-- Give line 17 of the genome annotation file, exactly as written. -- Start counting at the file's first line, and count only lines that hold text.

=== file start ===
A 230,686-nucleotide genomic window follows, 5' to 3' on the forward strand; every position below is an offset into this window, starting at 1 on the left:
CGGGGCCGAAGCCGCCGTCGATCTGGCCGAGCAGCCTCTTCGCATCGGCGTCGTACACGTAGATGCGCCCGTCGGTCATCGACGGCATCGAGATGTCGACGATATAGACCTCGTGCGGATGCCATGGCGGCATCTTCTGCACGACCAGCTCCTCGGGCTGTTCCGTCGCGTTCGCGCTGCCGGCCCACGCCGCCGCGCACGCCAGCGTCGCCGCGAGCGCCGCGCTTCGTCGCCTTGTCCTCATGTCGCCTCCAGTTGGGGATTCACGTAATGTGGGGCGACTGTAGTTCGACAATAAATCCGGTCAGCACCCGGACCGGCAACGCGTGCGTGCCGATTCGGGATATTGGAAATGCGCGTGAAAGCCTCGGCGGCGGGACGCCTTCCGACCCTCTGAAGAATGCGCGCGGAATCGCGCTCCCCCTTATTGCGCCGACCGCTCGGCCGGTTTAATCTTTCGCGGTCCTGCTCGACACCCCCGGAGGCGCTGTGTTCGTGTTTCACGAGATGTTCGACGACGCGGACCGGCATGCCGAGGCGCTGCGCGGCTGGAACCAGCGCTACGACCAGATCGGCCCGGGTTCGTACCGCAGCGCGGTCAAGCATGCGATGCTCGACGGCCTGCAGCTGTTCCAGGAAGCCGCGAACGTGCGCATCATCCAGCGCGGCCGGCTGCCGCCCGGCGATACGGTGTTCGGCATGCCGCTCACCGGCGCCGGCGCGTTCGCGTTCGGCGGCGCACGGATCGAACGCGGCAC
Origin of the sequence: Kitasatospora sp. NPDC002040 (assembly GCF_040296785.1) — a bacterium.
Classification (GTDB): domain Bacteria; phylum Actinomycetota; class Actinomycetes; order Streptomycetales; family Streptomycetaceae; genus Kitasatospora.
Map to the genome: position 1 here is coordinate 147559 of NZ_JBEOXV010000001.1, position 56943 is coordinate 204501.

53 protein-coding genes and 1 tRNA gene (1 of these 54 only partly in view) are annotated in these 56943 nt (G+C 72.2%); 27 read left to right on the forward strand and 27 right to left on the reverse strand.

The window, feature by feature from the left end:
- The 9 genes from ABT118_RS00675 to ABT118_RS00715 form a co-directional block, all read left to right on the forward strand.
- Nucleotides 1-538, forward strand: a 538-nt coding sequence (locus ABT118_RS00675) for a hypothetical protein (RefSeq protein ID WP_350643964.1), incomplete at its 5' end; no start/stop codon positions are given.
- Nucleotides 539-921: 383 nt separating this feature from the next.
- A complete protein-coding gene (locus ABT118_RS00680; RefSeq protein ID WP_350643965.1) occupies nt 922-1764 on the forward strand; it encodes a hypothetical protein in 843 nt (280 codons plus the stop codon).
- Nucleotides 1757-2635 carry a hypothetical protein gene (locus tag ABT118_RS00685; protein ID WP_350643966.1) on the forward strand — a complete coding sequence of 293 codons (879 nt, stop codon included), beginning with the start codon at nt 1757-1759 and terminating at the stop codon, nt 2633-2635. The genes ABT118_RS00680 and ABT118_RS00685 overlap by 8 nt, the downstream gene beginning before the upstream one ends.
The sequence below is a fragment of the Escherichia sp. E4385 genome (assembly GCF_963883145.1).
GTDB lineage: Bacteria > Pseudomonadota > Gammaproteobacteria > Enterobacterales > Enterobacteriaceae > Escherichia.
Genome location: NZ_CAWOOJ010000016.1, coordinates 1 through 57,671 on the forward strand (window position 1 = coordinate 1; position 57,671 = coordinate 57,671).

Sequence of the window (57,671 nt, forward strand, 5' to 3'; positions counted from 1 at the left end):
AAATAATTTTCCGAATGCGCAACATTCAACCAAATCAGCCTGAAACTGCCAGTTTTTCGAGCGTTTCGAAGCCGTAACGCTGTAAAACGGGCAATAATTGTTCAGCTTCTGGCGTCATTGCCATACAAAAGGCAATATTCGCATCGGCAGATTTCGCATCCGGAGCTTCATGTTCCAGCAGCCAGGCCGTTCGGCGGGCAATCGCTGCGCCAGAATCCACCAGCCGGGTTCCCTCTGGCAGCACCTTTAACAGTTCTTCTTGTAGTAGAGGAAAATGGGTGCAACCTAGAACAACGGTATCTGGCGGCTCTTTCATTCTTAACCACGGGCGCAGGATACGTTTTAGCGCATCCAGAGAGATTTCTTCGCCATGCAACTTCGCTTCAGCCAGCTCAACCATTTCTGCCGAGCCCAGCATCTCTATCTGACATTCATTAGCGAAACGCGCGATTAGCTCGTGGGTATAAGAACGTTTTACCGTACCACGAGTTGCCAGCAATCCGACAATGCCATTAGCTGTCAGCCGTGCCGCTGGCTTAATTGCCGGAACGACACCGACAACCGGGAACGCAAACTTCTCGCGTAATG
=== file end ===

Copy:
AAATAATTTTCCGAATGCGCAACATTCAACCAAATCAGCCTGAAACTGCCAGTTTTTCGAGCGTTTCGAAGCCGTAACGCTGTAAAACGGGCAATAATTGTTCAGCTTCTGGCGTCATTGCCATACAAAAGGCAATATTCGCATCGGCAGATTTCGCATCCGGAGCTTCATGTTCCAGCAGCCAGGCCGTTCGGCGGGCAATCGCTGCGCCAGAATCCACCAGCCGGGTTCCCTCTGGCAGCACCTTTAACAGTTCTTCTTGTAGTAGAGGAAAATGGGTGCAACCTAGAACAACGGTATCTGGCGGCTCTTTCATTCTTAACCACGGGCGCAGGATACGTTTTAGCGCATCCAGAGAGATTTCTTCGCCATGCAACTTCGCTTCAGCCAGCTCAACCATTTCTGCCGAGCCCAGCATCTCTATCTGACATTCATTAGCGAAACGCGCGATTAGCTCGTGGGTATAAGAACGTTTTACCGTACCACGAGTTGCCAGCAATCCGACAATGCCATTAGCTGTCAGCCGTGCCGCTGGCTTAATTGCCGGAACGACACCGACAACCGGGAACGCAAACTTCTCGCGTAATG